Automotive Hall of Fame selects Michelin founders
Tire innovators Andre and Edouard Michelin were selected for induction into the Automotive Hall of Fame.
The Michelins join five others in the 2002 induction class: Giovanni Agnelli, Giorgetto Giugiaro, Frank McCarthy, Richard Petty and Owen Skelton. The seven represent racing, design, engineering and bold innovation.
The inductees were announced today at the International Motor Press Association meeting at the New York Auto Show. Formal induction ceremonies will take place near Detroit, Mich., on October 15, 2002.
Brothers Andre (1853-1931) and Edouard (1859-1940) founded the Michelin company in 1889 by developing the detachable, air-filled rubber tire mounted on a metal wheel rim. The Michelins helped convince auto makers of the utility of inflatable tires.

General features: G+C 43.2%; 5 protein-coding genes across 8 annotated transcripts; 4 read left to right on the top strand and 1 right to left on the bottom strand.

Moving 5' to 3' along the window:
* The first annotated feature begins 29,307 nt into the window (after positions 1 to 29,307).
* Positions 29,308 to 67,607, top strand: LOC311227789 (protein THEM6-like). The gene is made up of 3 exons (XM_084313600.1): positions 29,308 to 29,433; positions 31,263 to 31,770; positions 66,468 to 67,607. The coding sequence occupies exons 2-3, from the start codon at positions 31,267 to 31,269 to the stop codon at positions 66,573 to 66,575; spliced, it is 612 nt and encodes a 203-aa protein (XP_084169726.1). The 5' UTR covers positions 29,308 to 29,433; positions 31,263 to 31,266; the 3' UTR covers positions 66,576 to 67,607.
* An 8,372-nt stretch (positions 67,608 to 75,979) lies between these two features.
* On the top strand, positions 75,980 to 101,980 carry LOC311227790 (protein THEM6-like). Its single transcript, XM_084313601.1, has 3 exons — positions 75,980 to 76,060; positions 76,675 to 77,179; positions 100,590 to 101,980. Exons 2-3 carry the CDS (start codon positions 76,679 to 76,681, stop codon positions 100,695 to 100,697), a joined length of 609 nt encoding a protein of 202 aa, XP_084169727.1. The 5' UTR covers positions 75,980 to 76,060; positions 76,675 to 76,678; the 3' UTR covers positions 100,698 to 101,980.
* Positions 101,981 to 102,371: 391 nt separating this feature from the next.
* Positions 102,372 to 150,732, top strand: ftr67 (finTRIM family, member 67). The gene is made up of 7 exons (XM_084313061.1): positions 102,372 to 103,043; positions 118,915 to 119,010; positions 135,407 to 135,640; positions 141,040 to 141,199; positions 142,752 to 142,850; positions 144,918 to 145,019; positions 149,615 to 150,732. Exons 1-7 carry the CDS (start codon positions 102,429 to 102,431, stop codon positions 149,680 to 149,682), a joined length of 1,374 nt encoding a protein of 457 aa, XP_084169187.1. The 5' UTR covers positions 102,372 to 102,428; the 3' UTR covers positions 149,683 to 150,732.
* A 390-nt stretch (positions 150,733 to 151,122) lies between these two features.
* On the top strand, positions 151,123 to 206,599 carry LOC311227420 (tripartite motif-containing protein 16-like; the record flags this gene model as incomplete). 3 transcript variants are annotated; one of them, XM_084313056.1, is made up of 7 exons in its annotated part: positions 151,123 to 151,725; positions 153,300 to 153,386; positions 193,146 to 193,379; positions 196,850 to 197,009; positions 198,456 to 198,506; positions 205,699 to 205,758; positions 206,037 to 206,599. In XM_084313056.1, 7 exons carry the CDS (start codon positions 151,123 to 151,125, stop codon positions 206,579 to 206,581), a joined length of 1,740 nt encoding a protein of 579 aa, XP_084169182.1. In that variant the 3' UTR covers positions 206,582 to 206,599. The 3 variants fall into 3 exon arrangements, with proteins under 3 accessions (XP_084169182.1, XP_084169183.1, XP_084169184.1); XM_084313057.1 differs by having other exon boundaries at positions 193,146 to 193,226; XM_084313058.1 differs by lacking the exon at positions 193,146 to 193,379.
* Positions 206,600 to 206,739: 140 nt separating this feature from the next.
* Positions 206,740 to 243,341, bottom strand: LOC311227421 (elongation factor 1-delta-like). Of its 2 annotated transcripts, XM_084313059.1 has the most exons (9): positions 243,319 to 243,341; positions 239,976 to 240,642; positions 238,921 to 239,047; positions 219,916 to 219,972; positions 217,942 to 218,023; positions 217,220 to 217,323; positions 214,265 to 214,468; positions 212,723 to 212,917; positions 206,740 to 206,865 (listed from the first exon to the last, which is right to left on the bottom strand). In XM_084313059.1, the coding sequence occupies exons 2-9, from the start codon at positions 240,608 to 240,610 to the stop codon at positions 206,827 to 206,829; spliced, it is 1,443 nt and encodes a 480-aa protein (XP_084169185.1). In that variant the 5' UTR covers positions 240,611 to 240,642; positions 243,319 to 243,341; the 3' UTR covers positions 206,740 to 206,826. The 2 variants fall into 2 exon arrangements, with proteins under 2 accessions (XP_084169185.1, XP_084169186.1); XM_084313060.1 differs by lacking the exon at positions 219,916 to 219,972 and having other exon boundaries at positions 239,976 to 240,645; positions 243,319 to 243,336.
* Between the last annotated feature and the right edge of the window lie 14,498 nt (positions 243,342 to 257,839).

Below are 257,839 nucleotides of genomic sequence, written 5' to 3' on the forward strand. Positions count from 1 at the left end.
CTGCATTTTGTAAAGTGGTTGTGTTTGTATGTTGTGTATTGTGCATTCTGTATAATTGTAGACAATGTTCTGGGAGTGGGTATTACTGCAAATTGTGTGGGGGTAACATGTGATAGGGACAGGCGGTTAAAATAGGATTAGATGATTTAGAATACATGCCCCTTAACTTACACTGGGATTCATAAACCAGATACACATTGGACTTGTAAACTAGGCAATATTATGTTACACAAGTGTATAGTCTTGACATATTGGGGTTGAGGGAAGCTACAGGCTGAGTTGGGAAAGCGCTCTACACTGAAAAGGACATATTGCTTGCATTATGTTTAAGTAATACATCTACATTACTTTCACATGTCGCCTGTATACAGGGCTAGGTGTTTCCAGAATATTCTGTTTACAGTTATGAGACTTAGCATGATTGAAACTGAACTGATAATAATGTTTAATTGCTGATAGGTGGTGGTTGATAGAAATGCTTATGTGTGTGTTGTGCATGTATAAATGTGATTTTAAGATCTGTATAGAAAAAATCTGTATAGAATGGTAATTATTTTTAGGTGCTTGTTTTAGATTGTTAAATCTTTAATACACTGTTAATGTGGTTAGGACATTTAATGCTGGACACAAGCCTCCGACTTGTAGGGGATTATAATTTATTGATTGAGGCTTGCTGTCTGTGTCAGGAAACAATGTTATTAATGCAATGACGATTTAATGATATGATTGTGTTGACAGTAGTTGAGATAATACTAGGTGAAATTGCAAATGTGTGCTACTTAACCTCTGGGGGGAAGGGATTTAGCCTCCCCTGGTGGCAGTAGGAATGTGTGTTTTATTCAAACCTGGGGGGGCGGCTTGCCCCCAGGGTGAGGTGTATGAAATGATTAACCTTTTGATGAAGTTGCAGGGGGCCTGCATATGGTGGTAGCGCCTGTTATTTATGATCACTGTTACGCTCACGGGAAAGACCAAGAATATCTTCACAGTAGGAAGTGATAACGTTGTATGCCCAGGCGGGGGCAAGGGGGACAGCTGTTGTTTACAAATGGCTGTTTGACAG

Agnelli was one of the founders of FIAT. Giugiaro designed more than 80 mass-produced cars and developed numerous concept cars for the world's top manufacturers. McCarthy was president of the National Automobile Dealers Association from 1968- 2001.
Petty is a seven-time Winston Cup champion and recorded a record 200 career victories in NASCAR racing.
Skelton, along with Carl Breer and Fred Zeder, formed a dynamic team of engineers known as the "Three Musketeers," whose efforts resulted in the creation of the Chrysler Airflow and other groundbreaking inventions. Skelton is also credited with the development of four-wheel hydraulic brakes, all-steel body construction and an engine mount system known as "floating power."
The Automotive Hall of Fame is located in Dearborn, Mich.